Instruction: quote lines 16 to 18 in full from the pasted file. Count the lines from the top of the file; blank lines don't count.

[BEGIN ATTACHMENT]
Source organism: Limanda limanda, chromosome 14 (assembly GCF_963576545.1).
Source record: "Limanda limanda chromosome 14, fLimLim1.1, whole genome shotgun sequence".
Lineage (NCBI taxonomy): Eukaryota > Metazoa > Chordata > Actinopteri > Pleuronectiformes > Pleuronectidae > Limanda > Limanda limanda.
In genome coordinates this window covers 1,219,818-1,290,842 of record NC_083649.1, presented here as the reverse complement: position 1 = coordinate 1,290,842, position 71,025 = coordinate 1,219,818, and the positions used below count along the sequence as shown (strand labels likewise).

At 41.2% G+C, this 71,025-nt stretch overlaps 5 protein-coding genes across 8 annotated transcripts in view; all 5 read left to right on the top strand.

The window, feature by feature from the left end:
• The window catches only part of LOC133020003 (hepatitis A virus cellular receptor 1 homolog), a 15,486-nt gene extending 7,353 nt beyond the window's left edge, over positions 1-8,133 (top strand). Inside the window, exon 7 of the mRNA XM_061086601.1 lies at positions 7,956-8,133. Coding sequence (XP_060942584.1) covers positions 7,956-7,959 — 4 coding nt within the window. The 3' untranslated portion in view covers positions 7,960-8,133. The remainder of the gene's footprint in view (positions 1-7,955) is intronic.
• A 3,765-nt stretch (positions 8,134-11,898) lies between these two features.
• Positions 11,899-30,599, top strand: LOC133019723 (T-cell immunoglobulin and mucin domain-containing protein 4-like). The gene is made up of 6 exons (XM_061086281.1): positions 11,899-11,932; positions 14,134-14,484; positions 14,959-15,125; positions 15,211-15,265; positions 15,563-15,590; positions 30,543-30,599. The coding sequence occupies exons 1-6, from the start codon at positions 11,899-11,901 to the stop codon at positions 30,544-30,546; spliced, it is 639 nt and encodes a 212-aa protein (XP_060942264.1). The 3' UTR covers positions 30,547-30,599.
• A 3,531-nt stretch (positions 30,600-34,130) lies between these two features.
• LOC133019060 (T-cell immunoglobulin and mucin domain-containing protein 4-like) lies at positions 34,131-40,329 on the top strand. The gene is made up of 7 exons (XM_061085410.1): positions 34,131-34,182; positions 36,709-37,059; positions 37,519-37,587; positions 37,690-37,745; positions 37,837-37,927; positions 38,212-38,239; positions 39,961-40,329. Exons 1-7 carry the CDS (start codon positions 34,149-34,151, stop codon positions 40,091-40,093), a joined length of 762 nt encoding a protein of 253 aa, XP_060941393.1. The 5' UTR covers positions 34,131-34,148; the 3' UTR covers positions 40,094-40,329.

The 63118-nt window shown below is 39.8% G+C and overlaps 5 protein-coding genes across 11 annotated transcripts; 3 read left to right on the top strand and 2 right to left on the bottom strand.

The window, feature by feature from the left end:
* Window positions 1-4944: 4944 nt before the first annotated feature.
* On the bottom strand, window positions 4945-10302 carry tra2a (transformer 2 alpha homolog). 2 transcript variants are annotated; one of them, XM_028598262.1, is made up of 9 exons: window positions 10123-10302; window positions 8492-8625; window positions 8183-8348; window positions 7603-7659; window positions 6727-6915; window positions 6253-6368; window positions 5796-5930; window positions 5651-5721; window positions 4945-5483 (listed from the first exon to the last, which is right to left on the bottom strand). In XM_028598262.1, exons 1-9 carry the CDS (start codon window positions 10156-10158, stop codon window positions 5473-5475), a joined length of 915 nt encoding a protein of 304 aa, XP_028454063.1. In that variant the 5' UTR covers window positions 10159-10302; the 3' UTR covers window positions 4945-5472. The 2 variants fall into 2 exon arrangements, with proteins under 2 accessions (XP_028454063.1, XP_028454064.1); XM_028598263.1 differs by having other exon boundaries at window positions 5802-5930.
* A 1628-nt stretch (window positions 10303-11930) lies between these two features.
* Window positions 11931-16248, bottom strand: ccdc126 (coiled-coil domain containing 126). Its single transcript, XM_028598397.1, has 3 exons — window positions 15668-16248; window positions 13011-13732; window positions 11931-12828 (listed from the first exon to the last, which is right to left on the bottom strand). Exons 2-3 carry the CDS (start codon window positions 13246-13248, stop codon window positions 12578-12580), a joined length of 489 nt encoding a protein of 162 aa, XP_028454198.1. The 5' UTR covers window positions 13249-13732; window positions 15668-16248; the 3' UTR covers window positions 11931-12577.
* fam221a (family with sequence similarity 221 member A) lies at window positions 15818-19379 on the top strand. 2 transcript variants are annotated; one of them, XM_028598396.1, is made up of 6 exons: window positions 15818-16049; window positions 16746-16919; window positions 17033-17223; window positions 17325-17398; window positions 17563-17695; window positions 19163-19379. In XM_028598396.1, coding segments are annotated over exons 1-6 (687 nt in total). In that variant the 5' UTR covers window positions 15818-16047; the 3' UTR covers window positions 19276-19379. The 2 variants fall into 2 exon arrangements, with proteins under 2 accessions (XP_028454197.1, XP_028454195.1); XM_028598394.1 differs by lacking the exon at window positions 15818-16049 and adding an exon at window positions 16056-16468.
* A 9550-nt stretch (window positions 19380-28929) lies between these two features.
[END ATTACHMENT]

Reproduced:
* A 1628-nt stretch (window positions 10303-11930) lies between these two features.
* Window positions 11931-16248, bottom strand: ccdc126 (coiled-coil domain containing 126). Its single transcript, XM_028598397.1, has 3 exons — window positions 15668-16248; window positions 13011-13732; window positions 11931-12828 (listed from the first exon to the last, which is right to left on the bottom strand). Exons 2-3 carry the CDS (start codon window positions 13246-13248, stop codon window positions 12578-12580), a joined length of 489 nt encoding a protein of 162 aa, XP_028454198.1. The 5' UTR covers window positions 13249-13732; window positions 15668-16248; the 3' UTR covers window positions 11931-12577.
* fam221a (family with sequence similarity 221 member A) lies at window positions 15818-19379 on the top strand. 2 transcript variants are annotated; one of them, XM_028598396.1, is made up of 6 exons: window positions 15818-16049; window positions 16746-16919; window positions 17033-17223; window positions 17325-17398; window positions 17563-17695; window positions 19163-19379. In XM_028598396.1, coding segments are annotated over exons 1-6 (687 nt in total). In that variant the 5' UTR covers window positions 15818-16047; the 3' UTR covers window positions 19276-19379. The 2 variants fall into 2 exon arrangements, with proteins under 2 accessions (XP_028454197.1, XP_028454195.1); XM_028598394.1 differs by lacking the exon at window positions 15818-16049 and adding an exon at window positions 16056-16468.